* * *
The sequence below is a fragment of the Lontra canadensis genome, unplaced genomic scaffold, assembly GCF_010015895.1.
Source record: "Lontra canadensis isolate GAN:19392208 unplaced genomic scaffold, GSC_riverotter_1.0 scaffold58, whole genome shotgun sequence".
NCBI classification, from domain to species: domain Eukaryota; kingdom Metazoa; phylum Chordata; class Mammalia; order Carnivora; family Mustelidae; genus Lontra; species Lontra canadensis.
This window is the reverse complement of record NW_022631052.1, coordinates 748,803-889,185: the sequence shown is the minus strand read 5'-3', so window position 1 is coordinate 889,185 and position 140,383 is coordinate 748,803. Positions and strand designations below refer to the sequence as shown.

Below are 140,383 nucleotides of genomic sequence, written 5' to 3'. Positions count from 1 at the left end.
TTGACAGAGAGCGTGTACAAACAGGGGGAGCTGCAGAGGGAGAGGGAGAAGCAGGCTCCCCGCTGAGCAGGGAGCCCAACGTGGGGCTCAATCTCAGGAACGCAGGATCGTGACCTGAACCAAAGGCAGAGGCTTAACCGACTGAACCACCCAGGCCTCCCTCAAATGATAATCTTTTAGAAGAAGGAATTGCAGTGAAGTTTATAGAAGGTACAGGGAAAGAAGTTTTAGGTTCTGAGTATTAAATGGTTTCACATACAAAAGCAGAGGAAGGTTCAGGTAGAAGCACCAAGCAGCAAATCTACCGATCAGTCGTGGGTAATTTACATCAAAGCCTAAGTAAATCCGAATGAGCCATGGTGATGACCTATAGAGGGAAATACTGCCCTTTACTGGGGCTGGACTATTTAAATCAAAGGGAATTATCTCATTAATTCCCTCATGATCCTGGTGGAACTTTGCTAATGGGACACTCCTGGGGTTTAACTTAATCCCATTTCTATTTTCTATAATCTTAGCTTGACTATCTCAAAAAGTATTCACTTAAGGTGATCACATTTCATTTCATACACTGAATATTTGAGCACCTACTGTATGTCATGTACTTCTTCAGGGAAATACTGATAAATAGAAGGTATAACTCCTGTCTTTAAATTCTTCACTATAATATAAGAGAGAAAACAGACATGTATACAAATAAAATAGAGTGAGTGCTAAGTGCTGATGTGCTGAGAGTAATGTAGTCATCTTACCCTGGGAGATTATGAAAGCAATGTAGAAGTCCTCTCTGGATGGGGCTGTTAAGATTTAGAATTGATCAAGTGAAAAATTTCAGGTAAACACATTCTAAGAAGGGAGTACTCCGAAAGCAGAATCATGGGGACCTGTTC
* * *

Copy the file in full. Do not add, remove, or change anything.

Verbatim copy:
The sequence below is a fragment of the Lontra canadensis genome, unplaced genomic scaffold, assembly GCF_010015895.1.
Source record: "Lontra canadensis isolate GAN:19392208 unplaced genomic scaffold, GSC_riverotter_1.0 scaffold58, whole genome shotgun sequence".
NCBI classification, from domain to species: domain Eukaryota; kingdom Metazoa; phylum Chordata; class Mammalia; order Carnivora; family Mustelidae; genus Lontra; species Lontra canadensis.
This window is the reverse complement of record NW_022631052.1, coordinates 748,803-889,185: the sequence shown is the minus strand read 5'-3', so window position 1 is coordinate 889,185 and position 140,383 is coordinate 748,803. Positions and strand designations below refer to the sequence as shown.

Below are 140,383 nucleotides of genomic sequence, written 5' to 3'. Positions count from 1 at the left end.
TTGACAGAGAGCGTGTACAAACAGGGGGAGCTGCAGAGGGAGAGGGAGAAGCAGGCTCCCCGCTGAGCAGGGAGCCCAACGTGGGGCTCAATCTCAGGAACGCAGGATCGTGACCTGAACCAAAGGCAGAGGCTTAACCGACTGAACCACCCAGGCCTCCCTCAAATGATAATCTTTTAGAAGAAGGAATTGCAGTGAAGTTTATAGAAGGTACAGGGAAAGAAGTTTTAGGTTCTGAGTATTAAATGGTTTCACATACAAAAGCAGAGGAAGGTTCAGGTAGAAGCACCAAGCAGCAAATCTACCGATCAGTCGTGGGTAATTTACATCAAAGCCTAAGTAAATCCGAATGAGCCATGGTGATGACCTATAGAGGGAAATACTGCCCTTTACTGGGGCTGGACTATTTAAATCAAAGGGAATTATCTCATTAATTCCCTCATGATCCTGGTGGAACTTTGCTAATGGGACACTCCTGGGGTTTAACTTAATCCCATTTCTATTTTCTATAATCTTAGCTTGACTATCTCAAAAAGTATTCACTTAAGGTGATCACATTTCATTTCATACACTGAATATTTGAGCACCTACTGTATGTCATGTACTTCTTCAGGGAAATACTGATAAATAGAAGGTATAACTCCTGTCTTTAAATTCTTCACTATAATATAAGAGAGAAAACAGACATGTATACAAATAAAATAGAGTGAGTGCTAAGTGCTGATGTGCTGAGAGTAATGTAGTCATCTTACCCTGGGAGATTATGAAAGCAATGTAGAAGTCCTCTCTGGATGGGGCTGTTAAGATTTAGAATTGATCAAGTGAAAAATTTCAGGTAAACACATTCTAAGAAGGGAGTACTCCGAAAGCAGAATCATGGGGACCTGTTC